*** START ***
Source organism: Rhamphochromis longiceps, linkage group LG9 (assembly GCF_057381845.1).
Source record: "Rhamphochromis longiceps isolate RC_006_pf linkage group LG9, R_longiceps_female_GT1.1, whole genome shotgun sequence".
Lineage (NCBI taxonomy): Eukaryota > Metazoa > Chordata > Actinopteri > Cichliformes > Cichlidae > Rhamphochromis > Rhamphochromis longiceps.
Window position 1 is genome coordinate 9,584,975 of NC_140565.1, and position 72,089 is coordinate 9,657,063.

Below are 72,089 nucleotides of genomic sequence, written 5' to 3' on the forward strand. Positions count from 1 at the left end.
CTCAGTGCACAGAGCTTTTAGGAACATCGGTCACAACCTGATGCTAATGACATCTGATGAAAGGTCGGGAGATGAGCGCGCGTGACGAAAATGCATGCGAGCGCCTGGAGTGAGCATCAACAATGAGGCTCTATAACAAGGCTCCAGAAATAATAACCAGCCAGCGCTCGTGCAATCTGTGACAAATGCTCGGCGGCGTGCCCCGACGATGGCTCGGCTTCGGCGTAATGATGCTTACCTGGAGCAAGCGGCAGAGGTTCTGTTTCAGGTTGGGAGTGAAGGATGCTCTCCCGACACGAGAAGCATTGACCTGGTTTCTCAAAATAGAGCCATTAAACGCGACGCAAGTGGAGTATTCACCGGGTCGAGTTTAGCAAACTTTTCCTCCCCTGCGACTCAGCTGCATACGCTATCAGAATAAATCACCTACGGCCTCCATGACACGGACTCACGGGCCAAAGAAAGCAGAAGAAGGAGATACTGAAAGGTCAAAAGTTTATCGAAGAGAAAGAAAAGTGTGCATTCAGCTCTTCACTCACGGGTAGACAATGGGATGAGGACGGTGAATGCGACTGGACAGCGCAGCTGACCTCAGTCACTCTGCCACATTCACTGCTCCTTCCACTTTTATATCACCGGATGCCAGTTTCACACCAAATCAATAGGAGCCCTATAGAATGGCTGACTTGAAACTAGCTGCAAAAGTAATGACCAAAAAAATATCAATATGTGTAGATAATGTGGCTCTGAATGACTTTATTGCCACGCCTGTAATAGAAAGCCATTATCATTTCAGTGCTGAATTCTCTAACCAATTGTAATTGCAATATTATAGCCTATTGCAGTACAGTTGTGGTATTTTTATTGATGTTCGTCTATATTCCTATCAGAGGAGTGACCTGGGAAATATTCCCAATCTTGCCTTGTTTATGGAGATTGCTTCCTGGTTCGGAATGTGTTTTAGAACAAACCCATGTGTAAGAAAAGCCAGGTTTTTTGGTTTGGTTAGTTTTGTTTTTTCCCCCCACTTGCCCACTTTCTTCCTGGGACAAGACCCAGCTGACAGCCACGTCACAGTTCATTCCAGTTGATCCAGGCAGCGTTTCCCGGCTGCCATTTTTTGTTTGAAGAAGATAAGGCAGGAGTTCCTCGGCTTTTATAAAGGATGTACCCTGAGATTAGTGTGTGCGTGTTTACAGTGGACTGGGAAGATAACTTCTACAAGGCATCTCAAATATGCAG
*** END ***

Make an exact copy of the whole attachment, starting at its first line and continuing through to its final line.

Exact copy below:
Source organism: Rhamphochromis longiceps, linkage group LG9 (assembly GCF_057381845.1).
Source record: "Rhamphochromis longiceps isolate RC_006_pf linkage group LG9, R_longiceps_female_GT1.1, whole genome shotgun sequence".
Lineage (NCBI taxonomy): Eukaryota > Metazoa > Chordata > Actinopteri > Cichliformes > Cichlidae > Rhamphochromis > Rhamphochromis longiceps.
Window position 1 is genome coordinate 9,584,975 of NC_140565.1, and position 72,089 is coordinate 9,657,063.

Below are 72,089 nucleotides of genomic sequence, written 5' to 3' on the forward strand. Positions count from 1 at the left end.
CTCAGTGCACAGAGCTTTTAGGAACATCGGTCACAACCTGATGCTAATGACATCTGATGAAAGGTCGGGAGATGAGCGCGCGTGACGAAAATGCATGCGAGCGCCTGGAGTGAGCATCAACAATGAGGCTCTATAACAAGGCTCCAGAAATAATAACCAGCCAGCGCTCGTGCAATCTGTGACAAATGCTCGGCGGCGTGCCCCGACGATGGCTCGGCTTCGGCGTAATGATGCTTACCTGGAGCAAGCGGCAGAGGTTCTGTTTCAGGTTGGGAGTGAAGGATGCTCTCCCGACACGAGAAGCATTGACCTGGTTTCTCAAAATAGAGCCATTAAACGCGACGCAAGTGGAGTATTCACCGGGTCGAGTTTAGCAAACTTTTCCTCCCCTGCGACTCAGCTGCATACGCTATCAGAATAAATCACCTACGGCCTCCATGACACGGACTCACGGGCCAAAGAAAGCAGAAGAAGGAGATACTGAAAGGTCAAAAGTTTATCGAAGAGAAAGAAAAGTGTGCATTCAGCTCTTCACTCACGGGTAGACAATGGGATGAGGACGGTGAATGCGACTGGACAGCGCAGCTGACCTCAGTCACTCTGCCACATTCACTGCTCCTTCCACTTTTATATCACCGGATGCCAGTTTCACACCAAATCAATAGGAGCCCTATAGAATGGCTGACTTGAAACTAGCTGCAAAAGTAATGACCAAAAAAATATCAATATGTGTAGATAATGTGGCTCTGAATGACTTTATTGCCACGCCTGTAATAGAAAGCCATTATCATTTCAGTGCTGAATTCTCTAACCAATTGTAATTGCAATATTATAGCCTATTGCAGTACAGTTGTGGTATTTTTATTGATGTTCGTCTATATTCCTATCAGAGGAGTGACCTGGGAAATATTCCCAATCTTGCCTTGTTTATGGAGATTGCTTCCTGGTTCGGAATGTGTTTTAGAACAAACCCATGTGTAAGAAAAGCCAGGTTTTTTGGTTTGGTTAGTTTTGTTTTTTCCCCCCACTTGCCCACTTTCTTCCTGGGACAAGACCCAGCTGACAGCCACGTCACAGTTCATTCCAGTTGATCCAGGCAGCGTTTCCCGGCTGCCATTTTTTGTTTGAAGAAGATAAGGCAGGAGTTCCTCGGCTTTTATAAAGGATGTACCCTGAGATTAGTGTGTGCGTGTTTACAGTGGACTGGGAAGATAACTTCTACAAGGCATCTCAAATATGCAG